“It’s an absolute honour to captain your country” said Moeen Ali at the toss, standing in for Eoin Morgan. He had done the job before, in a tour game on the 2017-18 Ashes tour and when Morgan had picked up a knock against Ireland earlier this summer, but this was the real thing: an Australia encounter, with full responsibility.
In Moeen’s 2018 autobiography, he describes a team-bonding session before the 2015 Ashes in which players were asked to submit a fact about themselves anonymously, for team-mates to guess who it was about. He wrote “my grandmother’s name is Betty Cox” on the piece of paper he was given, and recalls the dumbfounded looks on the squad’s faces when he admitted it was him.
That sort of second-guessing has been a feature of his career. Not many England players have had to put up with hit pieces during their Test debut, after all. “You’re playing for England, Moeen Ali, not your religion,” blared one headline that week in June 2014.
Moeen has been booed on his home ground, unceremoniously dropped, and scrutinised more than any England player over the last six years. Last winter, he lost his red-ball central contract on the back of one bad game.
Perhaps it was fitting that Moeen should become the first Muslim, and the first British Asian, to captain England in a T20I. In that autobiography, one of the first innings he recounts in any detail is a score of 195 for Moseley Ashfield Under-15s in a T20 against Blossomfield, two years before the inaugural season of the Twenty20 Cup; it’s a format that has always suited his mentality of attacking a ball based on its merits, rather than how early it arrives in his innings.
But Moeen’s influence extends beyond what he does with bat and ball. When England played South Africa in Durban in February, Moeen, Adil Rashid and Saqib Mahmood went to the mosque together. “Those two have really helped me,” Mahmood said. “They gave me almost a big brother talk on that tour.
“They were saying: if you keep going the way you are, you’ll be a lot bigger than you think, especially in the Asian community. It’s nice to be able to go to the mosque on tour for Friday prayers with other guys. Everyone respects what each other does in this team.” That same night, Moeen hit 39 off 11 balls in a tight win.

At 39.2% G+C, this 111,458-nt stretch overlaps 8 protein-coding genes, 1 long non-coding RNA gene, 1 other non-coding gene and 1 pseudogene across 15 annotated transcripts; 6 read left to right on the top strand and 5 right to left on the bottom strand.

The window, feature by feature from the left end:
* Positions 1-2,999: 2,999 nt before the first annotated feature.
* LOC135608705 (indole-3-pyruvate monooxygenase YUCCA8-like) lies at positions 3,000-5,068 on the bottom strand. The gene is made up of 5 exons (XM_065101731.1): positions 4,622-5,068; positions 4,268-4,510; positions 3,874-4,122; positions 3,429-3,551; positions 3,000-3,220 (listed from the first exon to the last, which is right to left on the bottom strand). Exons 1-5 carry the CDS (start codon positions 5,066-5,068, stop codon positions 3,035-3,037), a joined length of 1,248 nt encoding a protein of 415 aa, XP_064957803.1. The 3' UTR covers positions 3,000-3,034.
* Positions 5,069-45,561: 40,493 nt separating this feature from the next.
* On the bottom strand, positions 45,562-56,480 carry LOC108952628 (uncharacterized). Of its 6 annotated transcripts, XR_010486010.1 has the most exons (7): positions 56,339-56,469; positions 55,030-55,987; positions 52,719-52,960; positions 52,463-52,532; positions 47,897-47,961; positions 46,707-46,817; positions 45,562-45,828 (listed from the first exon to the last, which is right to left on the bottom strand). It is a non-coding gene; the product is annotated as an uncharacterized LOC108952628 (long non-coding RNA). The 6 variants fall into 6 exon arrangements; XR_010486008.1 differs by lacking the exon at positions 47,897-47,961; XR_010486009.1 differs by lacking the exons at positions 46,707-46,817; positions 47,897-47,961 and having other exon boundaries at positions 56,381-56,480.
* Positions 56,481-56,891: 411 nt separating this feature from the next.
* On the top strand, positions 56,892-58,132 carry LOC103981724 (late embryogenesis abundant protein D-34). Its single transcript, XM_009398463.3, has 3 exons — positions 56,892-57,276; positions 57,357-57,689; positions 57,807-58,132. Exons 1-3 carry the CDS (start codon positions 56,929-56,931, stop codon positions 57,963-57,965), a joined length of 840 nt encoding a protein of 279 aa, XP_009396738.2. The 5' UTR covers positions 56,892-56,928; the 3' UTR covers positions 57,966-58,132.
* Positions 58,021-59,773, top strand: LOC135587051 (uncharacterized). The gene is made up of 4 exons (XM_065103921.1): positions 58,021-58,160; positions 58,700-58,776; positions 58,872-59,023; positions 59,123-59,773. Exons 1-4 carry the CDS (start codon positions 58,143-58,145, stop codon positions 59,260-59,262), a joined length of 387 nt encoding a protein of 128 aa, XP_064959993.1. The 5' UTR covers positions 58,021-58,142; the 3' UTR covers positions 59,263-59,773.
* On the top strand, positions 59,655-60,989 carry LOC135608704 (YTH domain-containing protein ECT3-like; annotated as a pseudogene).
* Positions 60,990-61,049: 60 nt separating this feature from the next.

Moeen’s Worcestershire team-mates rave about his captaincy. “You can see bits of Morgan in the way he leads,” Joe Leach, the club’s four-day captain, told The Cricketer magazine, in a feature on the county’s run to successive Blast finals under his leadership. “It’s just the belief everyone gets from him coming back,” purred Pat Brown. “Having him as a captain gives our team such a lift.”
The critics were out early in Moeen’s innings on Tuesday night: “He doesn’t like the short ball,” Shane Warne declared on Sky. Not an over later, he rocked back to a Josh Hazlewood bouncer, upper-cutting for a one-bounce four.
In the field, Moeen leant heavily on Morgan’s playbook: in fact, the pattern of bowlers he used almost exactly mirrored those used in the second T20I, with Chris Jordan’s use in the Powerplay ahead of Tom Curran being the only swap in the first half.
After Australia’s fast start, Moeen continued to hunt for wickets, knowing it was England’s only chance of getting back into the game. Slip stayed in throughout Rashid’s spell, and when Glenn Maxwell came in at No. 4, Moeen brought an extra fielder into the ring to apply the squeeze.
Moeen is a calm figure in the field. Many captains would have rolled their eyes or looked skywards in frustration at England’s sloppiness in the field; instead, he offered gentle words of encouragement, and led by example with a superb stop at short cover in the 10th over.
At the start of the 11th over, Moeen wandered over to Rashid to hatch a plan, setting another attacking field with a short midwicket and a short extra cover as well as the slip; within the next three overs, England had dropped two slip catches, and Rashid had taken three wickets.
Moeen brought himself on in the 14th over, with a leg slip in place. When Jofra Archer came back early to bowl the 15th, he brought a fifth man into the ring to stop Agar from scoring early on. But Mark Wood was wayward on his return, and from that point the game was Australia’s.
“We were pretty poor in the field,” he reflected. “You take those chances and we’d have won that game – we didn’t back the bowlers up as we would have liked. But it was an amazing experience.”
Moeen would not have captained tonight but for Morgan’s injury and Jos Buttler’s trip home. In fact, Ben Stokes might even have led ahead of him, had he been available; there is every chance that Moeen’s first game as skipper will be his last.
This has been a season that has seen the only Asian member of the ECB’s board leave his post, Yorkshire’s first British Asian captain reveal that “institutional racism” at the club left him on the brink of suicide, and fears raised that Covid will lead to a long-term drop-off in the South Asian participation in recreational cricket. The ECB hopes that its South Asian action plan will address some of those issues; time will tell if that proves to be the case.
So Moeen alone is not some kind of saviour; him leading a team out will not put those problems to bed, or spark institutional change. But tonight he captained England, and that will never be taken from him.
“When Morgs told me last night, I was over the moon,” he said. “I don’t feel proud a lot of the time, but that was one of my proudest moments. To lead my country out was amazing. I’ll never, ever forget it.”